I would feel surprised if people felt pressure to be part of a cuddle puddle just because there was one at a party, and inclined to say it was their problem if so. I think it's different obviously if people are verbally pressuring them to join (and I think "awww come on! it's fun" counts as verbal pressure). But I'd be sad if people stopped having cuddle puddles/hot tubs because of a worry that some hypothetical person might feel uncomfortable with them.
I think offering people couchsurfing is good and nice, but you should do it before they arrive.
I basically think the masturbation comment is bad and was made especially bad by the other things. I think it's not exactly additive or multiplicative but that the three of them together created a Situation that was worse than either of them individually. The masturbation comment disturbed her, AND because she was staying at his house she couldn't easily remove herself from the disturbing situation, AND because he was powerful it was hard for her either to ask to be re-accommodated or to say "eww, don't make gross comments like that".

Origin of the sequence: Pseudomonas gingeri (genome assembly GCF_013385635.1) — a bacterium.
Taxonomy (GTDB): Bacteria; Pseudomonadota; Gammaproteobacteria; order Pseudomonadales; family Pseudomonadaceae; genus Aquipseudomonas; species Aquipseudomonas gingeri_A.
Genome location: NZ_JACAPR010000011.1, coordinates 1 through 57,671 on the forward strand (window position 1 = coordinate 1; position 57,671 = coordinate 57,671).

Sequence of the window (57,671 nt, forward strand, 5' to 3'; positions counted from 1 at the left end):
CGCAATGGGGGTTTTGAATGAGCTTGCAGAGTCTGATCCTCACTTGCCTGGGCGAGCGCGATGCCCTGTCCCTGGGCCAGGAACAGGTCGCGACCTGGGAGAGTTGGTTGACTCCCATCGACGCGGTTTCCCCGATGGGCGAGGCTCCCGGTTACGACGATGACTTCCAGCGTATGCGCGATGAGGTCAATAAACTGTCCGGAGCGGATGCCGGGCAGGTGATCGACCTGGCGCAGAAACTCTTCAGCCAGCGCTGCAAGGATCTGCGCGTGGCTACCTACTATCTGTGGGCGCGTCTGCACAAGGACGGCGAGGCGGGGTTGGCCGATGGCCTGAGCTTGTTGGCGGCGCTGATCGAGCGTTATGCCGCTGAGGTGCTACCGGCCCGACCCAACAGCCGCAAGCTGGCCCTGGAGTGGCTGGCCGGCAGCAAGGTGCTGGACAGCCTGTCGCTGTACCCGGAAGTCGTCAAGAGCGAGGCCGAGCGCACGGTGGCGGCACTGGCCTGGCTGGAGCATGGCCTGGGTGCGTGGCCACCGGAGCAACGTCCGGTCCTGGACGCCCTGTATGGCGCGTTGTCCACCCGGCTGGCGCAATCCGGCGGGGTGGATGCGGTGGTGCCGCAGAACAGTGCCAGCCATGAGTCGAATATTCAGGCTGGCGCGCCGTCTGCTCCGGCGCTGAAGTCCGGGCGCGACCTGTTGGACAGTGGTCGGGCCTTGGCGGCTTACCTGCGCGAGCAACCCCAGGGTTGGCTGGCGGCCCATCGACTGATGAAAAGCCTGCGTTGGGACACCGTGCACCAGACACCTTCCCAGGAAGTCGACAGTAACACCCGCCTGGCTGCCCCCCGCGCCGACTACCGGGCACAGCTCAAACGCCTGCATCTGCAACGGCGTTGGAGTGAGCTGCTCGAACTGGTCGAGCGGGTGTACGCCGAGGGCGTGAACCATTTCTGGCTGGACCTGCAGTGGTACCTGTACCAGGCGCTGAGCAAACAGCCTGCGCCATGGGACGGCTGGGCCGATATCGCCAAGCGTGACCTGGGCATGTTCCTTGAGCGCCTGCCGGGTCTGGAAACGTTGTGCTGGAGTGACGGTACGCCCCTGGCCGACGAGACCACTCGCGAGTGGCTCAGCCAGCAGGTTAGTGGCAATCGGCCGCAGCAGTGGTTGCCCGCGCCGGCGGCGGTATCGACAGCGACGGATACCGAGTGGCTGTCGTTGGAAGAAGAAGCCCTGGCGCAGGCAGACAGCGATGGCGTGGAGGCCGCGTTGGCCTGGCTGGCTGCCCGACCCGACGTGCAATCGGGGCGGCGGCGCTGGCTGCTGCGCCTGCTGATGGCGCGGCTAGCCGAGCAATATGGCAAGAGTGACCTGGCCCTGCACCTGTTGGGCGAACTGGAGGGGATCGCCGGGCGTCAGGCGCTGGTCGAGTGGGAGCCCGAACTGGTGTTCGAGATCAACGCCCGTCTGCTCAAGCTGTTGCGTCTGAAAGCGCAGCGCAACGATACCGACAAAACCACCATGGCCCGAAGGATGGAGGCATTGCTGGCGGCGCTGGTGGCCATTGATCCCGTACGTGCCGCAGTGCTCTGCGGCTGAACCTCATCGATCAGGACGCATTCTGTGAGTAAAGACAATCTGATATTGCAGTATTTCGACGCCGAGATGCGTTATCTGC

I think it can be somewhat useful to talk explicitly about factors likely to make flirting welcome or unwelcome. But a problem I have with this is that it's wrong to interact with people based on averages, basically. If 70% of EA women like or dislike being flirted with in X way, what do you do? Do the 30% minority just have to put up with discomfort (or, less seriously, a lack of enjoyable flirting)? Are you 70% flirtatious (pleasing no-one fully)?
I think the problem with checklists is that fundamentally, negotiating social interactions so that everyone is happy and comfortable, and flirting and appropriate escalation, are social skills. And social skills tend to be fuzzy and involve very different types of thinking than analysis, or rule-following. So when people throw their hands up in despair, or ask for explicit rules, it feels a bit like they're getting annoyed that they can't just throw their technical skills at a social-skills problem. (Written as someone who finds some social skills hard, including in the areas of flirting/romance)
I'm not sure that adding impaired/unproductive people would counterfactually reduce others - if a person with a disability refrains from having a child, that doesn't mean that some healthy person elsewhere has an extra child.